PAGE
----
WASHINGTON — Interest groups across the political spectrum have ramped up their publicity campaigns over reducing the federal debt, trying to mobilize voters to pressure their representatives and signaling lawmakers that they'll spotlight their records on this in the fall 2012 elections.
On Tuesday, the liberal group MoveOn.org released two radio ads attacking Reps. Blake Farenthold, R-Texas, and Lou Barletta, R-Pa., in their districts, saying they're "holding the economy hostage" during debt negotiations.
The day before, the conservative Club for Growth issued a "key vote alert" saying it strongly supports the Republican "cut, cap and balance" plan, which would require tough spending cuts and a balanced-budget amendment to the Constitution. President Chris Chocola, a former GOP congressman from Indiana, called it "the only plan that permanently handcuffs politicians from spending more money than they take in."
As the high-stakes, back-room negotiations over deficits and debt continued on Capitol Hill, interest groups trying to protect their favored programs took their campaigns to voters themselves.
"What we're fighting over is how the public perceives this," said Michael Ettlinger, the vice president for economic policy at the Center for American Progress, a liberal research center.
Ettlinger said the center and allied groups were convincing the public that revenue increases should be part of any big deficit-reduction deal. He conceded, however, that conservative groups, too, had influenced negotiations.
"I think what both sides have done is stopped their leaderships from caving to the extremes on each side, which is why the deal is shrinking," he said.
Congress has been struggling for months over how to raise the nation's $14.3 trillion debt limit. While they disagree greatly on what outcomes they hope to see, lobby groups of every stripe intend to make lawmakers' stands on the question a big issue in 2012.
Crossroads Grassroots Policy Strategies, a conservative group with links to former Bush administration political guru Karl Rove, plans to spend $20 million this summer pushing its views.
In one of its ads, called "Shovel Ready," it blasted the Obama White House for "failure to improve the economy" despite the 2009 economic stimulus and other policies. The $5 million ad buy ran on national cable TV channels, as well as local stations in 10 swing states.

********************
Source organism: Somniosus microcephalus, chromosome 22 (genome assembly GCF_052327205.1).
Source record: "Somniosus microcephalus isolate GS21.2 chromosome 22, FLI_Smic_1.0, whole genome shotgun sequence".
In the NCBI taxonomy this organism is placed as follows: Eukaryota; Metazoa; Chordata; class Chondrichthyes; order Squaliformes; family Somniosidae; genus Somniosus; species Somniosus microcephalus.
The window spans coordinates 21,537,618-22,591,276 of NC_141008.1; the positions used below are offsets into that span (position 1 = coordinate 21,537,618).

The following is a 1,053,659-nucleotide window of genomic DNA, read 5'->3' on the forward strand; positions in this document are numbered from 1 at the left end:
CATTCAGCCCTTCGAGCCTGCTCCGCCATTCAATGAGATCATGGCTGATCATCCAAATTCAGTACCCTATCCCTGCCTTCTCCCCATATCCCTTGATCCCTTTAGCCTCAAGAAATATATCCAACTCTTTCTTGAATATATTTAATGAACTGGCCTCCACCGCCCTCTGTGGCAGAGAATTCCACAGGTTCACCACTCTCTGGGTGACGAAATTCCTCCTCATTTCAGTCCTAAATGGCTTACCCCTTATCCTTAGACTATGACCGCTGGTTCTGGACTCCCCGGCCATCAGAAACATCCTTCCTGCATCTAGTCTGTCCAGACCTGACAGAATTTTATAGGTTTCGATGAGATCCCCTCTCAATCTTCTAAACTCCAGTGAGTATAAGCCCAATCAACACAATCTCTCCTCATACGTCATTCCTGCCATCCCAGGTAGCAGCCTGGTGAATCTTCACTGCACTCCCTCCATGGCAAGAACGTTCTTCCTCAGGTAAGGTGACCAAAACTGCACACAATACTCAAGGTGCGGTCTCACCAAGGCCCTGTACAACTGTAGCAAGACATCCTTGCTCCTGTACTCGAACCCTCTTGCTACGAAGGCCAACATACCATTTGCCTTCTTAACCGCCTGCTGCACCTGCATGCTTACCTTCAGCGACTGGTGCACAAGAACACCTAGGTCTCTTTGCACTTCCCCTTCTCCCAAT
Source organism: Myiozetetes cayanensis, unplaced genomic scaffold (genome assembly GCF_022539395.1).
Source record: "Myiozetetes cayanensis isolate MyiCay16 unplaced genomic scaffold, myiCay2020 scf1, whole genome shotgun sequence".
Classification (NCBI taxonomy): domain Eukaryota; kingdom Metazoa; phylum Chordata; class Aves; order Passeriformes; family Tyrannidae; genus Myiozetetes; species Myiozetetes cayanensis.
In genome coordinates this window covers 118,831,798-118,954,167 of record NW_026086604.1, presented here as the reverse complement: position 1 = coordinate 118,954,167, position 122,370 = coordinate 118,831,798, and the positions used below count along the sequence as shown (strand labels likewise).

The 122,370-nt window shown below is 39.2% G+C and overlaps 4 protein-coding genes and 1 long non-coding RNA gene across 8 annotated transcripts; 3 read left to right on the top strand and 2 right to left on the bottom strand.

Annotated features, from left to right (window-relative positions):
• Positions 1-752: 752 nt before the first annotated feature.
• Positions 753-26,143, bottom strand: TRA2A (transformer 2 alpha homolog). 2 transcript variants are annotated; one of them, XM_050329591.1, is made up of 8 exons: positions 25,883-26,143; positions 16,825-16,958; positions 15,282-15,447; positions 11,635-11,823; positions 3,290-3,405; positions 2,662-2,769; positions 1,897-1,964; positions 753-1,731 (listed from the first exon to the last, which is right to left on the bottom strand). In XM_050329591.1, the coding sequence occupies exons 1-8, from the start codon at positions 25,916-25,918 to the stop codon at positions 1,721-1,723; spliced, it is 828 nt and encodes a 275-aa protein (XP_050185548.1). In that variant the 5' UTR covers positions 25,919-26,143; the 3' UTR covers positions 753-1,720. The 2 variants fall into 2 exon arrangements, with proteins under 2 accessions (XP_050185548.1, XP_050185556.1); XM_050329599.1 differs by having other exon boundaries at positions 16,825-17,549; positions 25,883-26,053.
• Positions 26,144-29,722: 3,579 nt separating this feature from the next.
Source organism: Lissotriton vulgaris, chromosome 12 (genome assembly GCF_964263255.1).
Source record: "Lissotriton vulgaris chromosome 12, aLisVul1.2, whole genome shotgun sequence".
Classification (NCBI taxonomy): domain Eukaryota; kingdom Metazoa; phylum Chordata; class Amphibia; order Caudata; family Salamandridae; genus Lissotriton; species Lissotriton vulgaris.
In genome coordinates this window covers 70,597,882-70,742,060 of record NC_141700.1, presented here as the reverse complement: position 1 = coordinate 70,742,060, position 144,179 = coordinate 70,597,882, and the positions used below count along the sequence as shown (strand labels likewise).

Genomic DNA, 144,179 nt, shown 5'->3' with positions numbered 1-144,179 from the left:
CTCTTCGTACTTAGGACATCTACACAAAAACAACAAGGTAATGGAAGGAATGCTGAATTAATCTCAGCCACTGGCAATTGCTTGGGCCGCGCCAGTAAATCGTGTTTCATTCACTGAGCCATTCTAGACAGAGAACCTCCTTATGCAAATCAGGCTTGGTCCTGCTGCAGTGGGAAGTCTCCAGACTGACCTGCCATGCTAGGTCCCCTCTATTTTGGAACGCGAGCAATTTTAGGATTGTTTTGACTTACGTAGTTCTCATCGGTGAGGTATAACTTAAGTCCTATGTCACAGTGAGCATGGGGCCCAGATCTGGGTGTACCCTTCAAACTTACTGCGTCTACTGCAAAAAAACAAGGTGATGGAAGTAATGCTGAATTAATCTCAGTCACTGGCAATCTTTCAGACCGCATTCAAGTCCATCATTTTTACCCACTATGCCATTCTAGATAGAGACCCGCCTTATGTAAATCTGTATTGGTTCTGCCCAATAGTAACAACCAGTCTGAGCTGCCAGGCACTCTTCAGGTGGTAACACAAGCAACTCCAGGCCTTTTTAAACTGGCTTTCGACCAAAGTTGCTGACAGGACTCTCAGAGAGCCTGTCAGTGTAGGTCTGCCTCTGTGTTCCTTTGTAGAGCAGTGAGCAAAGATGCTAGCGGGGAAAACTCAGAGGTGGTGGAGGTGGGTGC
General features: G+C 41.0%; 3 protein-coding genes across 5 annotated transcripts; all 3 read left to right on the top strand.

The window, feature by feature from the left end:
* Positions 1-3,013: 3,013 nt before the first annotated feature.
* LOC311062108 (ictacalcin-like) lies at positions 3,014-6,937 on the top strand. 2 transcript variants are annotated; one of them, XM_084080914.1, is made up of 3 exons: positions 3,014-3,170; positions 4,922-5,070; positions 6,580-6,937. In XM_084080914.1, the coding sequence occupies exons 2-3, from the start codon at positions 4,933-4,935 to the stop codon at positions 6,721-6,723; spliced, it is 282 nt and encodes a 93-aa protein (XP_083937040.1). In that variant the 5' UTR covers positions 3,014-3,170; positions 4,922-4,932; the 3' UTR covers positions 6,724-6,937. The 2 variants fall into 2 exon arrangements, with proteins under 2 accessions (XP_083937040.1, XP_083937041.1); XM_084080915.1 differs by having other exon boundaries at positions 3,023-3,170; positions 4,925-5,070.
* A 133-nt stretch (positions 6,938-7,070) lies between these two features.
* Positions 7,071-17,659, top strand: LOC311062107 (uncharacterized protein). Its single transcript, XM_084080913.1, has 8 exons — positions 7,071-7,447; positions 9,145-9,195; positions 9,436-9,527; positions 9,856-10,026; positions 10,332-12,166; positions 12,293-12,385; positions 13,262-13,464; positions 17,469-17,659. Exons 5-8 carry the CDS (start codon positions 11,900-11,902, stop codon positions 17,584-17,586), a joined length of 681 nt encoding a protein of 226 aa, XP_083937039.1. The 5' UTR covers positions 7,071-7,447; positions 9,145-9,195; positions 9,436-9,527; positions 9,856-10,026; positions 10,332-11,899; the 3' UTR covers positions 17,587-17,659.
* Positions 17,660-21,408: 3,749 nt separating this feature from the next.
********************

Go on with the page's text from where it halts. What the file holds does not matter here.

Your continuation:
Such efforts aim not only to convince voters to vote Republican, but also serve as useful fundraising tools, said Michael Beckel, a spokesman for the Center for Responsive Politics, which studies campaign finance.
"Certain elements of the base get fired up over these sorts of things," he said.
Groups on all sides see the stakes as enormous. Many of them take their arguments directly to lawmakers.
At the annual conference Tuesday of the National Association of Area Agencies on Aging, panelists voiced fears that Medicare and Medicaid could face deep cuts in a deficit reduction package.
"We need to be soldiers in a battle," the association's CEO, Sandy Markwood, said as her audience prepared to lobby Capitol Hill on Wednesday. "What we're really doing here is battling the dismantlement of aging programs and the promises that older adults and caregivers have come to depend on."
Even if Congress raises the debt ceiling by the Aug. 2 deadline, many who are watching closely say the larger issues at play — including possibly restructuring Social Security and Medicare — aren't likely to be decided until 2013, after next year's elections.
Robert Bixby, the executive director of the Concord Coalition, a bipartisan group devoted to fiscal discipline, is one of them.
"While there's a lot of talk about doing a grand bargain now, it seems more likely that the really hard choices are going to be made after the next election," Bixby said.
(David Lightman contributed to this story.)
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